Scientists estimate that people are not washing their hands often or well enough and may transmit up to 80% of all infections by their hands. From doorknobs to animals to food, harmful germs can live on almost everything. Handwashing may be your single most important act to help stop the spre... Read More
A new Twitter-FaceBook-FriendFeed-like site called Sciencefeed allows users to post short messages around on scientific-related content, including news headlines, new findings, metings, events and ideas. Just lke Twit... Read More
I just finished listening to the TWiM 35 on LPS in Vibrio (among other topics). Dr. Elio Schaechter mentioned a field in Microbiology that I think is of great interest to the scientific community and should definitely be covered in a podcast. The topic is: Outer Membrane Biogenesis in Gram-negat... Read More
In observation of World Malaria Day this April 25, 2009 Scientific American has published a great online resource for people interested in malaria. "The international community has just two years to meet the United Nations's 2010 goal of providing protection and treatment to every person threate... Read More
Developing tricks and tools to keep their enzymes in order is one way thermophiles survive. They also use techniques to keep their DNA from falling apart under intense heat. Like proteins, the parts of the long, spiral ladder-shaped DNA molecule start to unravel and break apart under high hea... Read More
This episode: Cancer-killing viruses could work even better when loaded into stem cells!
(8.3 MB, 9 minutes)
Hi Drs. Despommier and Racaniello,
This week you wondered why the immune-activating receptor for Toxoplasma gondii, TLR11, is present in mice but not in humans. You noted that it looks like there's no selective pressure keeping it around in us an... Read More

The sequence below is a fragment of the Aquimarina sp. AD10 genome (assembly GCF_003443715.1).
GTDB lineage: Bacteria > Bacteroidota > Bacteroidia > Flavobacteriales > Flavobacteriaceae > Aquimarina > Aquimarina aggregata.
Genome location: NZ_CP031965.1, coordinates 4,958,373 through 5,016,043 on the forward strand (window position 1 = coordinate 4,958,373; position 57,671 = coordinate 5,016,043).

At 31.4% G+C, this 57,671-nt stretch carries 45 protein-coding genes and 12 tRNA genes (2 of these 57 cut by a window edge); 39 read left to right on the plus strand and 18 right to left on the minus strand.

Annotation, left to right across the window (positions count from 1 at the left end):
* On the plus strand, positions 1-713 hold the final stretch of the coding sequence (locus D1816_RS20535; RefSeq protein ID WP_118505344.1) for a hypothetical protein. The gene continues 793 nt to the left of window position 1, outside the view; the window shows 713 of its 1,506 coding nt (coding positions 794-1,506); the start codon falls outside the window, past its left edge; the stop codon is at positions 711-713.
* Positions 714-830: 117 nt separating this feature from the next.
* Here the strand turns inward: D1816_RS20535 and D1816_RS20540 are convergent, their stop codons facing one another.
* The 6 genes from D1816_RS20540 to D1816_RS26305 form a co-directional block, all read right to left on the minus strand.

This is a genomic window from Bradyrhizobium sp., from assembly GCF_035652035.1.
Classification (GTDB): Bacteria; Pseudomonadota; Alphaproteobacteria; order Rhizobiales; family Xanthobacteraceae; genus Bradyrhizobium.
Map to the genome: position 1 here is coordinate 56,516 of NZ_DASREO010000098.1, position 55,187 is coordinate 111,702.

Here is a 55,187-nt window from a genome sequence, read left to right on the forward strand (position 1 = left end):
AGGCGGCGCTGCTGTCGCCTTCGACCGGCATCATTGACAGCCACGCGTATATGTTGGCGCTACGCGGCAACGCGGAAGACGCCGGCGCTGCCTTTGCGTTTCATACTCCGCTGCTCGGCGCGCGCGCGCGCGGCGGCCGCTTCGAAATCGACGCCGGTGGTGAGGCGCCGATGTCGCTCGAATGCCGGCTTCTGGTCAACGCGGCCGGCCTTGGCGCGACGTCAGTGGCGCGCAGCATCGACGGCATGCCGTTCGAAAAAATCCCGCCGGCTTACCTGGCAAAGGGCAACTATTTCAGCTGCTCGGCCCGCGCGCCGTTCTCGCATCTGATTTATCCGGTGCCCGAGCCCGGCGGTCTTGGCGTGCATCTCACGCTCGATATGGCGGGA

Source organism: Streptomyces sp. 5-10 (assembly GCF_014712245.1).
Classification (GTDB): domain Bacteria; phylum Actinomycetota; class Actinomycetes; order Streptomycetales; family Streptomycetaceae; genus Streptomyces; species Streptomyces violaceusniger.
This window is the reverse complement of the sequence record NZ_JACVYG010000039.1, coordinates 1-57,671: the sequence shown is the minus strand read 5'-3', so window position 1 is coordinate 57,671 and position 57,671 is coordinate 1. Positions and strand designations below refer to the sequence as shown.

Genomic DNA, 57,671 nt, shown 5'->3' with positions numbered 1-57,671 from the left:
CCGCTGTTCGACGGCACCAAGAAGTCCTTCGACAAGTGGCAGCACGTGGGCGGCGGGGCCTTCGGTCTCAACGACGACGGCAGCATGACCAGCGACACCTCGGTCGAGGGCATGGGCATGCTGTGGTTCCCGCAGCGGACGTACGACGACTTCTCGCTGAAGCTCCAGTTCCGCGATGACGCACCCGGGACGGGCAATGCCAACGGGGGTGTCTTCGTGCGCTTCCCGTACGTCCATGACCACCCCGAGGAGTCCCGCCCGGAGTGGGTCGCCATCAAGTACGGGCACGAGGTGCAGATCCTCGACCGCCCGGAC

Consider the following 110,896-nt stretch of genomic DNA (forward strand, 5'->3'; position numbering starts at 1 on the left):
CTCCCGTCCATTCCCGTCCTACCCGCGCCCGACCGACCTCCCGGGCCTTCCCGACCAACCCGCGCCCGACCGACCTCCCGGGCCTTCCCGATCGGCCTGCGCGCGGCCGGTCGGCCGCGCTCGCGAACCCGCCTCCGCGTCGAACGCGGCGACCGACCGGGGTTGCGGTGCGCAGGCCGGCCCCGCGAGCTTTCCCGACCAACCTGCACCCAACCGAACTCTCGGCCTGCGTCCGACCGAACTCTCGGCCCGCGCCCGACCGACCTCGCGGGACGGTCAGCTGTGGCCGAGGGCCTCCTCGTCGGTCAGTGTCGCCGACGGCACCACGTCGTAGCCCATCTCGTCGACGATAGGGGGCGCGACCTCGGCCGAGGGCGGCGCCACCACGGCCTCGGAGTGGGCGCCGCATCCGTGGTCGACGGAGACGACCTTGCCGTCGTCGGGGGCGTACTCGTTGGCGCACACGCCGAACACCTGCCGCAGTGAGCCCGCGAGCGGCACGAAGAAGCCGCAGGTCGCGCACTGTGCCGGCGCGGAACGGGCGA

Hyperthermophiles are microorganisms that can live in extremely hot conditions. Instead of photosynthesis, these organisms perform chemosynthesis to produce energy. Click "source" above to watch the Learning Channel's "It Came From Outer Space: Hyperthermophiles". Read More
El podcast del Microbio Nº176 resumes the discovery of bacterial nanotubes made by GP Dubey and S Ben-Yehuda. El podcast d... Read More
Although Avery, MacLeod, and McCarty showed in 1944 that nucleic acid was both necessary and sufficient for the transfer of bacterial genetic traits, protein was still suspected to be a critical component of viral heredity. Alfred Hershey and Martha Chase showed that this hypothesis was incorrec... Read More
Prostate cancer is the leading cause of cancer morbidity and the third greatest cause of cancer death among men in developed countries. A major question in cancer research has been whether virus infection plays a role in cancers of the genitourinary tract. Now a team of Swiss investigators has n... Read More
Some listeners might benefit from reading "The Treatment; why is it so difficult to develop drugs for cancer" in the May 17, 2010 issue of The New Yorker, a nine page article (pp 68-77).
This link goes to the digital edition ( http://archives.newyorker.co... Read More
Do you ever take a look at what you’re doing in the lab and think, “Wow, this would really come in handy at home?” Here are a few of the things I use in the lab that I would love to have in my kitchen:
1. Stir plates and stir bars would be incredibly useful for cooking those dishes that need ... Read More
Great HAI work! I'm not through it yet. I want to question, though, whether fomites are really important in influenza transmission. I don't think so.
[flu can transmit by fomites in guinea pigs: Read More
You have the best podcast on the web, hands down. I use your TWiP episodes in both my undergraduate and graduate classes.
I've recently seen a family in Hawaii with recurrent pathogenic Blastocystis hominis and Dientamoeba fragilis a... Read More
This episode: Using bacteria to recover precious metals like palladium!